RMTs are in general easier to implement because of their limited storage requirements. Furthermore, the dataset can be sorted in such a way that most queries would ask for a proofofinclusion for data blocks stored consecutively, allowing then for smaller audit paths. For example this is the case for the Merkle tree build out of blocks headers where blocks are stored according to their height, and a typical query could ask to verify the presence of consecutive blocks in the blockchain.
Sparse Merkle Trees
In a SMT, all possible leaf nodes are initialized to the empty value. Every leaf occupies a fixed position, indexed by its key. In a SMT, the order of insertion of the data blocks is not relevant, as all leaf nodes are indexed by their respective keys.
In a SMT it is possible to obtain a proofofabsence for a certain key by simply showing that the empty value is stored in the corresponding leaf with a proofofinclusion. SMTs are easy to update: once a leaf node with a certain key is updated, one has to update only Log(N) branch nodes up the tree. For 256 bitslong keys, there are 2^{256} possible leaf nodes, and the height of the tree is 256. Hence, each update changes the value of 256 nodes.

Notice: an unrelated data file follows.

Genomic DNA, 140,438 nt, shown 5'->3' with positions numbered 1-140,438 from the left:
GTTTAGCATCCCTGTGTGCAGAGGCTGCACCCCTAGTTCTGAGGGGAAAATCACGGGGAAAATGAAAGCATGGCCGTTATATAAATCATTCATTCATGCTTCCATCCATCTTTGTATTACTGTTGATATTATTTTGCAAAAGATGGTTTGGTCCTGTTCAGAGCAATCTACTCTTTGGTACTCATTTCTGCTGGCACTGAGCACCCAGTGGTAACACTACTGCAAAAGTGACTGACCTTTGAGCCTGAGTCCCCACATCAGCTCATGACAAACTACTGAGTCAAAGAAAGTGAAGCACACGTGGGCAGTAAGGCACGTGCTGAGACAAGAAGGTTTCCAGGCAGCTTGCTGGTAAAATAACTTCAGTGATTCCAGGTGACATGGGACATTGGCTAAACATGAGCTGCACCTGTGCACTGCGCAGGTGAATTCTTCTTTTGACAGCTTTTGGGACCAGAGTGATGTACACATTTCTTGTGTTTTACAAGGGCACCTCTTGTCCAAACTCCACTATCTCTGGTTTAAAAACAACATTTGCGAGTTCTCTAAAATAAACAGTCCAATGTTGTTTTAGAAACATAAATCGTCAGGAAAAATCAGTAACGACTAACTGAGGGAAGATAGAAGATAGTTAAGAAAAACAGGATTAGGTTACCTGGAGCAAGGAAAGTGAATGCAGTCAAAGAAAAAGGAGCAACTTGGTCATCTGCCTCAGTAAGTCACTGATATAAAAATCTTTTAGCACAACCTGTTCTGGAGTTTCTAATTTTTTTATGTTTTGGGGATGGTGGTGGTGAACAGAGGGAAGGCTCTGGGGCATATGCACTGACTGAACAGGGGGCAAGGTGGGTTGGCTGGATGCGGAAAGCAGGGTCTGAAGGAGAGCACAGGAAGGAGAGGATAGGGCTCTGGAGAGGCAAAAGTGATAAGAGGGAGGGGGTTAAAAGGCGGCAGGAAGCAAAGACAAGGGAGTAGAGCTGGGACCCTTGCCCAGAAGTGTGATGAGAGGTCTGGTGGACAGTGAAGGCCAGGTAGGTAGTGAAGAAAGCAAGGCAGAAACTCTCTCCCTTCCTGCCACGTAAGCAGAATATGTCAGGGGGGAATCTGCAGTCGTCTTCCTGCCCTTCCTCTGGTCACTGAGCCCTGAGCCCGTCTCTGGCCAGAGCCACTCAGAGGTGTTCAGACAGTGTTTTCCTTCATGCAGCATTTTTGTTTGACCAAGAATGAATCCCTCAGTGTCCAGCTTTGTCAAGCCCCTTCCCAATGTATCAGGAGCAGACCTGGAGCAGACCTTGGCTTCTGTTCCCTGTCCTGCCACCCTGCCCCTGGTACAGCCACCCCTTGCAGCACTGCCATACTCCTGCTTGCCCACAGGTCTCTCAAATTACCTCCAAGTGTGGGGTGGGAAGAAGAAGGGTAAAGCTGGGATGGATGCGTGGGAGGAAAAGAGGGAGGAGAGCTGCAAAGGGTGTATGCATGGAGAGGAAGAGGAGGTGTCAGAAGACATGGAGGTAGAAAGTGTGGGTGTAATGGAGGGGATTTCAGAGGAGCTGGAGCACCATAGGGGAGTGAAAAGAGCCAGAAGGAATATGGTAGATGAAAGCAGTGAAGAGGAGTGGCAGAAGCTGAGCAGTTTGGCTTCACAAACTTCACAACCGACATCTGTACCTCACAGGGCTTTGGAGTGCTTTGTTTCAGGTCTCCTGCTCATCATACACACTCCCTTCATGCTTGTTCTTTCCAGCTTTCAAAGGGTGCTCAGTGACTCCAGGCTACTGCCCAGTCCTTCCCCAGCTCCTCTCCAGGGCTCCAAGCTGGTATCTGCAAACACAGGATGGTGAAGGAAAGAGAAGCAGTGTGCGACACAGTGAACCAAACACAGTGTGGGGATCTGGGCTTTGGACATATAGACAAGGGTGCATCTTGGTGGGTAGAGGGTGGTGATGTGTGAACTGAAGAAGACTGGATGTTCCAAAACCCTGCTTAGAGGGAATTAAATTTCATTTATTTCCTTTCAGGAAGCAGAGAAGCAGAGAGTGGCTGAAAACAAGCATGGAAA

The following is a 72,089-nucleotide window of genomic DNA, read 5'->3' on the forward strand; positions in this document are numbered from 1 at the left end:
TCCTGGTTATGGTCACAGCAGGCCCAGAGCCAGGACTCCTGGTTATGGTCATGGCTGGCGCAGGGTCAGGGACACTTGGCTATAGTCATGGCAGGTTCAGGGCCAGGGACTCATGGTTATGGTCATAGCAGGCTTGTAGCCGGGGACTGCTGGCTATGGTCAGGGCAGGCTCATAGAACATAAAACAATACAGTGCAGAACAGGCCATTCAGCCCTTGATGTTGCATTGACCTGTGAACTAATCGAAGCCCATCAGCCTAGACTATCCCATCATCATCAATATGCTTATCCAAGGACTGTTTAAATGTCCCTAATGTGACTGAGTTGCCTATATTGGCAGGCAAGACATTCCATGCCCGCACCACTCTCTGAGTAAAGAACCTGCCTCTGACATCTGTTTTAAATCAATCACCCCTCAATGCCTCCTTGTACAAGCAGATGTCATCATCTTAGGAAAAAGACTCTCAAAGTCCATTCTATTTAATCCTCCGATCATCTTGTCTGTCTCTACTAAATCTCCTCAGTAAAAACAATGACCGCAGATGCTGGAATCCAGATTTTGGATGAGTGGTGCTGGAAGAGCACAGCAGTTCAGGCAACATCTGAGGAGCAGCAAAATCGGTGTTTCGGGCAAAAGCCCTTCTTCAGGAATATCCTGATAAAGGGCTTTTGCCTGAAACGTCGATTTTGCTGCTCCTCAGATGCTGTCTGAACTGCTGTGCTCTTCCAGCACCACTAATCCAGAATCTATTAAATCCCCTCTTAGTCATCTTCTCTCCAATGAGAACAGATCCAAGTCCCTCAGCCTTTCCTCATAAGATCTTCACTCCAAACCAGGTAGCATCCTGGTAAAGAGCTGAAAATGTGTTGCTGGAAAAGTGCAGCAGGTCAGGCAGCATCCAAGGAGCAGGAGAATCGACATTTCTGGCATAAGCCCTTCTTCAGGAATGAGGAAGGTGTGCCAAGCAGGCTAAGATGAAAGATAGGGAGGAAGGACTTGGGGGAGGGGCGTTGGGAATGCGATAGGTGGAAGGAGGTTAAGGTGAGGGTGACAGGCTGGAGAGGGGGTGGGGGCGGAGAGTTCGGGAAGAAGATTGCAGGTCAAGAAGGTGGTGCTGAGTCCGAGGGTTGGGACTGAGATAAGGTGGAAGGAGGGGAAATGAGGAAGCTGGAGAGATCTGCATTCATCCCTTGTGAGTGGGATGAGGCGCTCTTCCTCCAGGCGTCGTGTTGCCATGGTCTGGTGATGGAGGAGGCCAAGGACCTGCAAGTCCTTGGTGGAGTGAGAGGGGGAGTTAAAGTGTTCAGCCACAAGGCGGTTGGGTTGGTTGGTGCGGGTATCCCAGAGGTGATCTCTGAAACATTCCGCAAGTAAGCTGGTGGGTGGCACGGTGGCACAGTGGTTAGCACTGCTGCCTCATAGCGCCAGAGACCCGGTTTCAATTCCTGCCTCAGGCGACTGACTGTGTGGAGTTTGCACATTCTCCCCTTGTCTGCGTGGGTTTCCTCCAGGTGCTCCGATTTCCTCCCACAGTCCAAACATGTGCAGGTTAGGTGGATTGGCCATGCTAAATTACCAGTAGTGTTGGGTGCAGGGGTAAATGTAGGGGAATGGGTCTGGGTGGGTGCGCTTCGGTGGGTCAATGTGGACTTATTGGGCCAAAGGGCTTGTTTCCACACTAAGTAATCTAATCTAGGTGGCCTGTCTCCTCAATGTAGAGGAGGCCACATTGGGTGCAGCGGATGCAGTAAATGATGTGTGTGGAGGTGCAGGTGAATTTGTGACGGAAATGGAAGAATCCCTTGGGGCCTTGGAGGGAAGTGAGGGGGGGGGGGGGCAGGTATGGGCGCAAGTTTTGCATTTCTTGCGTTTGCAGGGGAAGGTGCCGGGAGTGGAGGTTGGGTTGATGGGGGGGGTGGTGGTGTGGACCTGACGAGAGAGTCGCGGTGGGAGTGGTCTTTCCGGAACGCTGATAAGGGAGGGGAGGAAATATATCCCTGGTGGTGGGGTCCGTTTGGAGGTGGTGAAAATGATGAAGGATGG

SMT are too large to be stored explicitly and require further optimization to reduce their size. For example, one could decide to place a leaf node at the highest subtree with only 1 nonnull entry and trim out all empty nodes below it. This is the approach taken by the Aergo State trie.
We choose to implement RMTs and reserve the possibility to implement SMTs in different parts of the Lisk protocols in the future.
ProofofInclusion Protocol
In this section, we clarify the steps necessary for a proofofinclusion and introduce some useful terminology. The elements constituting a proofofinclusion are:

merkleRoot
: The Merkle root of the tree built from the datasetdata
; 
queryData